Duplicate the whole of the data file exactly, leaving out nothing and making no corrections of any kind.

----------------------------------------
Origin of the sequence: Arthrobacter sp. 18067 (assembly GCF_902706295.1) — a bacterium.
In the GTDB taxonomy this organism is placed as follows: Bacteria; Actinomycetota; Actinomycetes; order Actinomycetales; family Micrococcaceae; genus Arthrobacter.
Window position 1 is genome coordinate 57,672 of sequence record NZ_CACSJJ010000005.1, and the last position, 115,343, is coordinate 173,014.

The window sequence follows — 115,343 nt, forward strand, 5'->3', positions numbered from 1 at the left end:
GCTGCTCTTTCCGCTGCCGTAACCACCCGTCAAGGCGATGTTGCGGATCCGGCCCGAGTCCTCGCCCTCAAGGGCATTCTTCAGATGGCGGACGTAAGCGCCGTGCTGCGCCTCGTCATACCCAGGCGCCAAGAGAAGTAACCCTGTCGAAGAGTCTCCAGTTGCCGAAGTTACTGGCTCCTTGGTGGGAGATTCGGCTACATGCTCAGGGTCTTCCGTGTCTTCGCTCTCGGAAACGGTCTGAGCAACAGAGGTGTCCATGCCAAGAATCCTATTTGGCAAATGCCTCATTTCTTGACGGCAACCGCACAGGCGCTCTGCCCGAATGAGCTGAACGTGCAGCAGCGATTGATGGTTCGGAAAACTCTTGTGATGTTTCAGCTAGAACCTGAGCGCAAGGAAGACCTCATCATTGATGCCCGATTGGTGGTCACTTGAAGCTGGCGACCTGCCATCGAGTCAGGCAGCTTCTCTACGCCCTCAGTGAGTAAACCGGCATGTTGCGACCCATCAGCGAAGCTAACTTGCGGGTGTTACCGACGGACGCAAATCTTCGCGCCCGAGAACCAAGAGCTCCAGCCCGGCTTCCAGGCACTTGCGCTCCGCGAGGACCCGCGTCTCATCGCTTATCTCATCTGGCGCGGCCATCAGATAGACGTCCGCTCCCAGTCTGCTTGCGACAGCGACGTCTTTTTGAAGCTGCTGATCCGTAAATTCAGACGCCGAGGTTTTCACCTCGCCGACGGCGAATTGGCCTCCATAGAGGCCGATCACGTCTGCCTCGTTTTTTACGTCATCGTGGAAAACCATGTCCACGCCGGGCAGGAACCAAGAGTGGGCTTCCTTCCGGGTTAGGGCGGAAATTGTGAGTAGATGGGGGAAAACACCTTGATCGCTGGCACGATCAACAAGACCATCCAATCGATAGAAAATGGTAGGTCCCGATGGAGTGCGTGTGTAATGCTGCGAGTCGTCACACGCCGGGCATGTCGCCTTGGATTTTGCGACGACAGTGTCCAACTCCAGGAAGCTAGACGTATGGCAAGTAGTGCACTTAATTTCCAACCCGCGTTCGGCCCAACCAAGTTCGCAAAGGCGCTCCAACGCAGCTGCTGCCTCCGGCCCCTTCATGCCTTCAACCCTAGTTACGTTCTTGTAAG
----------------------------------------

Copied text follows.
Origin of the sequence: Arthrobacter sp. 18067 (assembly GCF_902706295.1) — a bacterium.
In the GTDB taxonomy this organism is placed as follows: Bacteria; Actinomycetota; Actinomycetes; order Actinomycetales; family Micrococcaceae; genus Arthrobacter.
Window position 1 is genome coordinate 57,672 of sequence record NZ_CACSJJ010000005.1, and the last position, 115,343, is coordinate 173,014.

The window sequence follows — 115,343 nt, forward strand, 5'->3', positions numbered from 1 at the left end:
GCTGCTCTTTCCGCTGCCGTAACCACCCGTCAAGGCGATGTTGCGGATCCGGCCCGAGTCCTCGCCCTCAAGGGCATTCTTCAGATGGCGGACGTAAGCGCCGTGCTGCGCCTCGTCATACCCAGGCGCCAAGAGAAGTAACCCTGTCGAAGAGTCTCCAGTTGCCGAAGTTACTGGCTCCTTGGTGGGAGATTCGGCTACATGCTCAGGGTCTTCCGTGTCTTCGCTCTCGGAAACGGTCTGAGCAACAGAGGTGTCCATGCCAAGAATCCTATTTGGCAAATGCCTCATTTCTTGACGGCAACCGCACAGGCGCTCTGCCCGAATGAGCTGAACGTGCAGCAGCGATTGATGGTTCGGAAAACTCTTGTGATGTTTCAGCTAGAACCTGAGCGCAAGGAAGACCTCATCATTGATGCCCGATTGGTGGTCACTTGAAGCTGGCGACCTGCCATCGAGTCAGGCAGCTTCTCTACGCCCTCAGTGAGTAAACCGGCATGTTGCGACCCATCAGCGAAGCTAACTTGCGGGTGTTACCGACGGACGCAAATCTTCGCGCCCGAGAACCAAGAGCTCCAGCCCGGCTTCCAGGCACTTGCGCTCCGCGAGGACCCGCGTCTCATCGCTTATCTCATCTGGCGCGGCCATCAGATAGACGTCCGCTCCCAGTCTGCTTGCGACAGCGACGTCTTTTTGAAGCTGCTGATCCGTAAATTCAGACGCCGAGGTTTTCACCTCGCCGACGGCGAATTGGCCTCCATAGAGGCCGATCACGTCTGCCTCGTTTTTTACGTCATCGTGGAAAACCATGTCCACGCCGGGCAGGAACCAAGAGTGGGCTTCCTTCCGGGTTAGGGCGGAAATTGTGAGTAGATGGGGGAAAACACCTTGATCGCTGGCACGATCAACAAGACCATCCAATCGATAGAAAATGGTAGGTCCCGATGGAGTGCGTGTGTAATGCTGCGAGTCGTCACACGCCGGGCATGTCGCCTTGGATTTTGCGACGACAGTGTCCAACTCCAGGAAGCTAGACGTATGGCAAGTAGTGCACTTAATTTCCAACCCGCGTTCGGCCCAACCAAGTTCGCAAAGGCGCTCCAACGCAGCTGCTGCCTCCGGCCCCTTCATGCCTTCAACCCTAGTTACGTTCTTGTAAG